-Flights were smooth, hopped off in Miami and connected immediately instead of the scheduled 3 hour layover.
-Got to San Juan, Puerto Rico, went to our apartment, dinner, and checked out the Condado district. It is basically the West Hollywood and Bevery Hills of PR.
-Next day, R's B-day, we picked up our luggage at the airport and hit the beach. Great warm water, so fun.
-We had dinner in Old San Juan which looks like Cuba, or so I am told. Partied at El Batey and was introduced to Ron del Barrilitos, great local rum! We also got my Panama hat in local shoppe and sneaked into a tango lesson for a couple of spins around the patio/dancefloor before running off into the night.

-Next day we hit the Bacardi factory. Fact: 70% of all Bacardi is made in Puerto Rico
-Made plans to meet a friend of a friend to hit the town. Waiting for her, we popped into the Marriott and got some $$$ from roulette!
-She took us to her friend's gallery opening. The artsy crowds are the same where ever you go, just less tattoos and piercings than in L.A.
-Then we hit La Plaza, where the locals party it up in the streets and bars that reminded me of TJ and Rosarito smooshed together. Salsa-funk-tastic FUN!
(due to an error on R's behalf all the pics up to this point were erased. We are looking at software that might help us recover them)
-Next day we worried about if we would be flying to Culebra or driving around the main island all because of a storm front that delayed flights. Needless to say we ended up going to Culebra. Everyone we talked to said "You gotta see Culebra." It didn't dissapoint.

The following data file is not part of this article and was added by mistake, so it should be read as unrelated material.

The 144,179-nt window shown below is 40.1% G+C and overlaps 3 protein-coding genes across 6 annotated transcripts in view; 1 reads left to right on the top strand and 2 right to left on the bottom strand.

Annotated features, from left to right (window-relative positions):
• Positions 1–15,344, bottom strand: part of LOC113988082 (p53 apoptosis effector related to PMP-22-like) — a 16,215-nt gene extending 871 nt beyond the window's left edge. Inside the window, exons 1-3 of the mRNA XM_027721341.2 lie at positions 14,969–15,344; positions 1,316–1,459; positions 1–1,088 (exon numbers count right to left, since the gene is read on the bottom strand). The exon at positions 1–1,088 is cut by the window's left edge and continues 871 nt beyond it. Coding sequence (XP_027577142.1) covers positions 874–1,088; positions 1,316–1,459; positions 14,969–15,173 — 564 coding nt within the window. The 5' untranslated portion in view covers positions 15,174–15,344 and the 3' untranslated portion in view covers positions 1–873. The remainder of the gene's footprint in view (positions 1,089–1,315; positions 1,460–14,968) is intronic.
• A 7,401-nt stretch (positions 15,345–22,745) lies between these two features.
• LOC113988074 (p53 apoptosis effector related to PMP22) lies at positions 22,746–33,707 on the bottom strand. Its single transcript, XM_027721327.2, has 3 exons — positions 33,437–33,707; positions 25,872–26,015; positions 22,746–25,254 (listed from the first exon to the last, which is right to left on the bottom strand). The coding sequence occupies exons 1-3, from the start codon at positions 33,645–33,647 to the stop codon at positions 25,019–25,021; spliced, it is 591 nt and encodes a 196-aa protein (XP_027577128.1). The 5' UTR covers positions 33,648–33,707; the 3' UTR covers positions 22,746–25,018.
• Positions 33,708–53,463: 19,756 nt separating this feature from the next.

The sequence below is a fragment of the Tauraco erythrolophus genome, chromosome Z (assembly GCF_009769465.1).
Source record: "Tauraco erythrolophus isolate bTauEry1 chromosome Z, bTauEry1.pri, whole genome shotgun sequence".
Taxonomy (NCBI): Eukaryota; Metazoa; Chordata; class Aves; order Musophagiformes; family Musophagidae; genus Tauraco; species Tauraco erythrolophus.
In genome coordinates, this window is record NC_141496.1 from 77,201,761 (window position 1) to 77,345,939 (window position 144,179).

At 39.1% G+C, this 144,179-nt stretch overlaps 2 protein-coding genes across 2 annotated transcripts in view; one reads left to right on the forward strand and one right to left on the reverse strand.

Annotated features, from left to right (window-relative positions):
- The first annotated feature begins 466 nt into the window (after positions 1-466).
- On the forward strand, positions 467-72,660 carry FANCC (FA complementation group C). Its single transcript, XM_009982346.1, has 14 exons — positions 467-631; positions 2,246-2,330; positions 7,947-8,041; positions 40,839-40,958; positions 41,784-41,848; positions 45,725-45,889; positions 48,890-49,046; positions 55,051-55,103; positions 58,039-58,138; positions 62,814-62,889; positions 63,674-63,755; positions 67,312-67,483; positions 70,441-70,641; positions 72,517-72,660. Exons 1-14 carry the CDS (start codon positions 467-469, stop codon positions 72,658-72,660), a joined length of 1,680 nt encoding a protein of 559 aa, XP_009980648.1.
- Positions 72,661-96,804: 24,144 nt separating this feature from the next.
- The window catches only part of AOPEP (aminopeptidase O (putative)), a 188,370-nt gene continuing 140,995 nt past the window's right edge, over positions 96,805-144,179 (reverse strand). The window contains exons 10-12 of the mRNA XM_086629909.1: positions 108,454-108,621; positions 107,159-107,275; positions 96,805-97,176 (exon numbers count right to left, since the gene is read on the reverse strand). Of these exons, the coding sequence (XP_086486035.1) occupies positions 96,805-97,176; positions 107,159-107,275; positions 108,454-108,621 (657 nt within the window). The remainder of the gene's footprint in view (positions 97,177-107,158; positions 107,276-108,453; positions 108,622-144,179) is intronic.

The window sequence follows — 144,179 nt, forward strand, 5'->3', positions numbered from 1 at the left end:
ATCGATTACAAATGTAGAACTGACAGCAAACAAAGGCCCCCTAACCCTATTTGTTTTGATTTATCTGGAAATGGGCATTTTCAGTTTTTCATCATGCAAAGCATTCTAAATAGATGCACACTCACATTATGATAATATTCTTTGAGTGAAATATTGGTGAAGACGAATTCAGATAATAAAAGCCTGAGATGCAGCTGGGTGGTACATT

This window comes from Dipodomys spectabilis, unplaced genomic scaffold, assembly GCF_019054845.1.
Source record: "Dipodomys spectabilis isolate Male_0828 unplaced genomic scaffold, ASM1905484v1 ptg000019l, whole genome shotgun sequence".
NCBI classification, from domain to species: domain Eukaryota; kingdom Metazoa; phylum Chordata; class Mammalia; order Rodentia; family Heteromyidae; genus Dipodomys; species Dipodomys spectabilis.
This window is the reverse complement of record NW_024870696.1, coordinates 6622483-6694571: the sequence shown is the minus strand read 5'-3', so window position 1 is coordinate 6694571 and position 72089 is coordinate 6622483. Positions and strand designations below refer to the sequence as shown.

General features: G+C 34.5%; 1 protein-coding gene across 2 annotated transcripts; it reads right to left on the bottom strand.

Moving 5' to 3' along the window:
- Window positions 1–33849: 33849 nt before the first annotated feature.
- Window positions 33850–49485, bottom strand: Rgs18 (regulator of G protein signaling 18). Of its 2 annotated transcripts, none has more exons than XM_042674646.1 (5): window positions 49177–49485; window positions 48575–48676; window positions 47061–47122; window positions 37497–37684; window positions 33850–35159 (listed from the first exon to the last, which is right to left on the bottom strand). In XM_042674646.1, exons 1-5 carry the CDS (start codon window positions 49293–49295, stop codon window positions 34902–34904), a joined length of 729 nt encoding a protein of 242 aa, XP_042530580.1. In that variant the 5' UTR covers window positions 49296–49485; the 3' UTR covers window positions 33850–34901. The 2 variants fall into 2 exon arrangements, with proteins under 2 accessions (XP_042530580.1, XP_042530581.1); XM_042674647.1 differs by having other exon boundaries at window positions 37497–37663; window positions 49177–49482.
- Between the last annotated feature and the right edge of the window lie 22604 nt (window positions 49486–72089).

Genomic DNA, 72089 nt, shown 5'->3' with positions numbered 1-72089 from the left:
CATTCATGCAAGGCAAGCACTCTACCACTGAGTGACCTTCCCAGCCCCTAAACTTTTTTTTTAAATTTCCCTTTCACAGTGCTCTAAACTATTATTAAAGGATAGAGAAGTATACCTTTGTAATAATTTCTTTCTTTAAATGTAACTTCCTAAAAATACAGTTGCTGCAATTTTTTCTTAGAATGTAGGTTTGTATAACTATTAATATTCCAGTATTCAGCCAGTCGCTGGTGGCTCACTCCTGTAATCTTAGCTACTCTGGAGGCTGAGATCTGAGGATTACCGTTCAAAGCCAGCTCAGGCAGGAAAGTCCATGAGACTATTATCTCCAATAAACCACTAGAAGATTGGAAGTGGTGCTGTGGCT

- As soon as we landed we rented a scooter and checked out Flamenco beach, then Shelbourne Beach on the opposite side of the island. You can get from one side to the other in 35 minutes. It is totally empty this time of year. These pics are at Shelbourne. It is a great place to snorkel!

- This is the view from our room at Mamacitas

-The next day it was all about the beach. This is at Flamenco Beach, the 'big beach ' on Culebra.

-The tank, courtesy of our US tax dollars rests or reminds or just rusts?

-We kicked it on Flamenco for about 1/2 an hour then rode the scooter to Zoni Beach, 45 min away. When we got there it was only us and about 4 other couples on a long stretch of white sand beach. Everyone stayed in their 200 yards of beach and didn't bother each other.

- This was a little rock cove we hung out at for a while

- We stayed almost 3 days in Culebra. Was definitely the highlight of the trip. Riding that tiny plane was an experience, I've never felt a plane fishtail until then.

- We stayed one more night in San Juan before leaving for 2 days in Miami. We got there just in time for 'Tropical Storm Fay.'

- This little fishy got beached

- We made the best of the wind, sporadic and heavy downpours.

Best of all we ate at my favorite Cuban Restaurant in South Beach, Miami, Puerto Sagua

It was a great trip overall.


Recently I was asked when Spanish music became cool for my pocho self. I grew up with little music in Spanish. I do remember liking certain boleros, but as a teen and young man / DJ music in spanish just wasn't cool. Then I heard these peeps:

Tijuana No!